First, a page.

Context and Issues in Research on Expenditures and Outcomes of Community Supports
Many factors influence the availability and quality of services and supports for people with intellectual disabilities and developmental disabilities (ID/DD). Economic issues should not be the primary basis for service planning and policy, but as Ashbaugh has observed, "Look behind any movement that secures a place for itself in the perennially underfunded world of developmental disabilities and you will find an economic engine" (2002, p. 417). Service provision does have an important economic dimension, and it is essential to understand as much as possible the associations among service approaches, individual needs, costs, and outcomes so that effective, equitable, and economically sustainable service systems can be developed.
In the United States, federal, state, and local governments spent almost $35 billion in fiscal year (FY) 2002 on noneducational services for people with ID/DD (Rizzolo, Hemp, Braddock, & Pomeranz-Essley, 2004; see also Chapter 2). Almost 80% of this amount was used to fund community services. In FY 2002, federal and state Medicaid Intermediate Care Facilities for Persons with Mental Retardation (ICFs/MR) and Home and Community-Based Services (HCBS) Waiver programs exceeded $24 billion in total long-term care expenditures (Prouty, Smith, & Lakin, 2003). Expenditures for home, community, and institutional services are enormous in size and highly varying 1) in the nature and quality of services they purchase (e.g., from a "bed" in an institution of several hundred residents, to companion support in a person's own home); 2) in the amounts spent for similar "models" of service in different states, communities, and/or agencies; and 3) in the methods of disbursement of expenditures (e.g., from government retrospective reimbursement of provider costs, to direct cash payments to families and/or individuals for purchasing their own services). Despite these numerous variations, there is only a limited and scattered literature on the nature and outcomes of expenditures for services for people with intellectual and developmental disabilities.
This book draws together information on costs, outcomes, and approaches to financing services for people with ID/DD and the effects on efficiency and/or effectiveness of variations in such factors. The primary focus is on community services, but because institutions continue to operate, attention is also given to the costs and outcomes of deinstitutionalization. The term costs encompasses both expenditures for services and the mechanisms for allocating resources that affect the nature and operation of service systems, specific service types, and ultimately the lives of service recipients. Costs sometimes is used to include not only public expenditures but also the substantial personal costs in time and money of family members, volunteers, and others applied to the support of people with ID/DD. Acknowledging such costs leads to distinctions among costs, personal expenditures, and public expenditures. Because accounting is rarely available on the comprehensive definition of cost in this book, the terms cost and expenditure are treated as synonymous unless distinguished as different.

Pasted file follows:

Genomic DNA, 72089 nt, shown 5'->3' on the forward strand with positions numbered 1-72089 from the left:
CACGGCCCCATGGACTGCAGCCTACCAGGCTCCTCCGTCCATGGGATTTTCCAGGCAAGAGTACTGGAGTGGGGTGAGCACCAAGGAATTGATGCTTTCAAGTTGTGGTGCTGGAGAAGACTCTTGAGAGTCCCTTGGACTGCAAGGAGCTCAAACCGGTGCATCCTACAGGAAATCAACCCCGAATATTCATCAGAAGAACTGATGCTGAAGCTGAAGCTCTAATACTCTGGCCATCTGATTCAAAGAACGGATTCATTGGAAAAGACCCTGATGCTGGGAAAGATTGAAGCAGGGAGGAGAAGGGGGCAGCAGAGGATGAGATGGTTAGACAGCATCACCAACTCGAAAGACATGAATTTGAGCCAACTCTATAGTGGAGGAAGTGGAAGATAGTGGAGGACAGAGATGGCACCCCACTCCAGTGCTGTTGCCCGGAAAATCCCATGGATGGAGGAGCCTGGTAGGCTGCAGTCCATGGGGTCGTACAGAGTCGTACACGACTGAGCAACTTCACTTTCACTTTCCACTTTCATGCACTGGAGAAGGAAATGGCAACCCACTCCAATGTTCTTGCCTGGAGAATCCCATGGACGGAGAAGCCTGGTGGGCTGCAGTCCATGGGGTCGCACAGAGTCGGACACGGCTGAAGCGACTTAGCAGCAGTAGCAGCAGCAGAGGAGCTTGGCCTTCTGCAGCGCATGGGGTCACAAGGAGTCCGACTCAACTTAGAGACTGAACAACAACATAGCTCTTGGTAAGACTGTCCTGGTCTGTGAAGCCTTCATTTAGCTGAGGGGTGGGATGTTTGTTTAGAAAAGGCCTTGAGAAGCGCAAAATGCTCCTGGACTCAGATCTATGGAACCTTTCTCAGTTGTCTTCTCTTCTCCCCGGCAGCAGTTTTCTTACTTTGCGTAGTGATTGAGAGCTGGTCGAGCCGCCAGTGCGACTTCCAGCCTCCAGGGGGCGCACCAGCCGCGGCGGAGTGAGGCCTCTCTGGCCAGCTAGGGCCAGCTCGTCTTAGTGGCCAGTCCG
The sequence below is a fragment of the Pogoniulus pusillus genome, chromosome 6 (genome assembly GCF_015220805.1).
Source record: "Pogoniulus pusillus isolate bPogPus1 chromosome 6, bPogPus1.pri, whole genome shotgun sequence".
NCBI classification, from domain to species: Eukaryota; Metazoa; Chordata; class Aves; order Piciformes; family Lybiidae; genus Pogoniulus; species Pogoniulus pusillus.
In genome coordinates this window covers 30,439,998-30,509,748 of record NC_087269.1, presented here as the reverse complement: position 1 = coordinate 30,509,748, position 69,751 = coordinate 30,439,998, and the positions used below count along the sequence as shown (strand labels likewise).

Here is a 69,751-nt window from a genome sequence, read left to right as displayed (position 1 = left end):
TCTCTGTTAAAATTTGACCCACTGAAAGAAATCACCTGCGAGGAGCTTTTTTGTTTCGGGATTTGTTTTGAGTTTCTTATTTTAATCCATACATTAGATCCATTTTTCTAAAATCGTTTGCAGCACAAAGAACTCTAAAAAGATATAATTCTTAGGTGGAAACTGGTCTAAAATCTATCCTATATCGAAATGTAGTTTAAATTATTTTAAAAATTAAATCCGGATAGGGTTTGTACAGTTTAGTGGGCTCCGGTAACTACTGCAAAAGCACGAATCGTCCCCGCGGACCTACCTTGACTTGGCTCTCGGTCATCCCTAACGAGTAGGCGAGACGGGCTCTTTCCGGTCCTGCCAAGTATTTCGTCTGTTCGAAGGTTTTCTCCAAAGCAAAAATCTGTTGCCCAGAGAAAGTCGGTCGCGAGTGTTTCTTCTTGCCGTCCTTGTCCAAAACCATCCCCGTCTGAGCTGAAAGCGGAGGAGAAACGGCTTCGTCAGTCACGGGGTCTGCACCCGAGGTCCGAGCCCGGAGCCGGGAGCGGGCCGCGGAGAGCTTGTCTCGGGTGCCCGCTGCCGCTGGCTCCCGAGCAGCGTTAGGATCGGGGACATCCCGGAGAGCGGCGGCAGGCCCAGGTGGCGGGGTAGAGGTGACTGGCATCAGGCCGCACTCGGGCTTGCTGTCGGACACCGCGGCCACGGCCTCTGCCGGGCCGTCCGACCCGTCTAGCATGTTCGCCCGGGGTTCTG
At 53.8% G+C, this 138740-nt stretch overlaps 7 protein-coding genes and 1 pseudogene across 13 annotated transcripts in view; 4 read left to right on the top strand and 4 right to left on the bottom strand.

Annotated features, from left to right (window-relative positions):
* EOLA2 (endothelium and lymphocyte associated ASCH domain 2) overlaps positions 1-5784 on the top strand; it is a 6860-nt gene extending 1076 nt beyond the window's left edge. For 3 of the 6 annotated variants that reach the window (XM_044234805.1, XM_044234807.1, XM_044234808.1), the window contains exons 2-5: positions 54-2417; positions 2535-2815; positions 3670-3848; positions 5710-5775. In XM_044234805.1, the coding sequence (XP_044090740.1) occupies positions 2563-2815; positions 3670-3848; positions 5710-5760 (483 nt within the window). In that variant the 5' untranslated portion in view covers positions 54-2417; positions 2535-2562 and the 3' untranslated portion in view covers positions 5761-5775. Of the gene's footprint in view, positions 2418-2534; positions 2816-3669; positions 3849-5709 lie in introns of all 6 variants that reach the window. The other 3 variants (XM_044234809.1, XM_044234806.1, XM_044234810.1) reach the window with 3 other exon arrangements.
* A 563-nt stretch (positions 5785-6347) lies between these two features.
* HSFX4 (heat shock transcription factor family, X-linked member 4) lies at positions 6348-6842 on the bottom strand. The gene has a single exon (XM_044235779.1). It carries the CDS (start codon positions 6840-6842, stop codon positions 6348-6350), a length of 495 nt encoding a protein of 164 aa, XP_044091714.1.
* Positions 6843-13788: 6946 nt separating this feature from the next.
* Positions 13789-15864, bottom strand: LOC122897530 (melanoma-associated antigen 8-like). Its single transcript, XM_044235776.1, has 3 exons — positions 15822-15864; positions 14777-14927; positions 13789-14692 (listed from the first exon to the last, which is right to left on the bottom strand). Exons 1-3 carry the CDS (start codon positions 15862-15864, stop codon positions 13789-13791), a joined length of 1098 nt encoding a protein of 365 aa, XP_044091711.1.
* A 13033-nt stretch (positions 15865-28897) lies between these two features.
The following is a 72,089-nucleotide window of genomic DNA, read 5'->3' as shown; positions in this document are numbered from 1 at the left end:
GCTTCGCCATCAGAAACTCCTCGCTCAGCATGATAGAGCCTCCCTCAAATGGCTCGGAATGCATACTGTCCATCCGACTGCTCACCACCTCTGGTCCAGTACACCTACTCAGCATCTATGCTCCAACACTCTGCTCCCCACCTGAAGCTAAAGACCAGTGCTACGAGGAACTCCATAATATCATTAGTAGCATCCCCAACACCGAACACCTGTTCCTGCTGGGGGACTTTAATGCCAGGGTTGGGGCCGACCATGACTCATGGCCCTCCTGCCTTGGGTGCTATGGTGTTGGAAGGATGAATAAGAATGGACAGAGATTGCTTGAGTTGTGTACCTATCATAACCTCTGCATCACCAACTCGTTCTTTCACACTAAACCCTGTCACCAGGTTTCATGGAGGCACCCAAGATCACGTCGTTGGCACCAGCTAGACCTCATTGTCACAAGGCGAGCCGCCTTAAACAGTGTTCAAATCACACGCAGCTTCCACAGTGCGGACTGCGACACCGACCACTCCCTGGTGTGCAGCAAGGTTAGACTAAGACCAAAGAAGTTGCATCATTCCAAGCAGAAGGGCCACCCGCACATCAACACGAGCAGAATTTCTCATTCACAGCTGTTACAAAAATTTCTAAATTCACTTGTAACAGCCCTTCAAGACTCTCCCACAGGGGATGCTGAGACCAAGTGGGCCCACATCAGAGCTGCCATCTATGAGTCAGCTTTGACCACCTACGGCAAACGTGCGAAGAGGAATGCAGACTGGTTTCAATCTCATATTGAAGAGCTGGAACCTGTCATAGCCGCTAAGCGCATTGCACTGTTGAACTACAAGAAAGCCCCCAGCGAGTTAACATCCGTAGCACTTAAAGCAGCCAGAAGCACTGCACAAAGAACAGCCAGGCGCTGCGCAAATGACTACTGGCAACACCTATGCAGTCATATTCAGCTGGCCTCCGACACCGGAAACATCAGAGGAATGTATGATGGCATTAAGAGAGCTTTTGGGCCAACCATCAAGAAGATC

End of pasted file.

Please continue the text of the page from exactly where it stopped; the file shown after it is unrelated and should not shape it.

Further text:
There are many important issues that arise when considering community services and the expenditures for them. Foremost among these is effectiveness in achieving high-quality outcomes and good quality of life. Without satisfactory outcomes, expenditures on services are a poor investment for society, resulting in deprivation, increased disability, and even danger for service recipients and their families. Therefore, this book focuses on both costs andoutcomes.
Services' cost and cost effectiveness are important concerns for service recipients and families as well as for policy makers and service administrators. The budget crises faced by the majority of states since 2002 have demonstrated this clearly. The resulting expectation that state agencies will find ways to reduce, or to some degree control, budgets has shown how important it is to have information on costs and outcomes and their associations with different approaches to service delivery and financing. It has also shown how rarely available such information is when needed.
As a result of such funding challenges, it is now better understood that there are important consequences of not reforming ineffective, inappropriate, or excessively costly services. These undesirable consequences include limited (or nonexistent) access to appropriate services by those who are unserved, underserved, or poorly served. The public's expectation that society's limited resources are used wisely involves both effective use of public funding and assuring that those resources have maximum positive benefit for support recipients. Advocates of system reform emphasize the importance of wise use of public funding (Nerney, 1998).
At its simplest, spending on services "is affected by two factors: the number of individuals who receive such services, and the per capita costs associated with furnishing services to such individuals" (Smith, O'Keeffe, Carpenter, Doty, & Kennedy, 2000, p. 152). The implication of this simple observation is that, if service costs are not managed effectively, either total system expenditures increase sharply or costs are controlled by limiting access to services through the use of restrictive eligibility criteria, waiting lists, and the like. Therefore, careful management of costs and cost effectiveness is a crucial element of equitable, sustainable service provision for people with ID/DD.
A focus on cost should not imply that lower cost is self-evidently better, or that cost outweighs other considerations. Higher-cost services that deliver better outcomes ought to be supported strongly on cost-effectiveness grounds. For example, Emerson, Robertson, Hatton, Knapp, and Walsh (Chapter 7) found that institutional services in the United Kingdom cost significantly less than community services but concluded that the additional expenditure on community services was warranted in light of the consistent benefits of these services.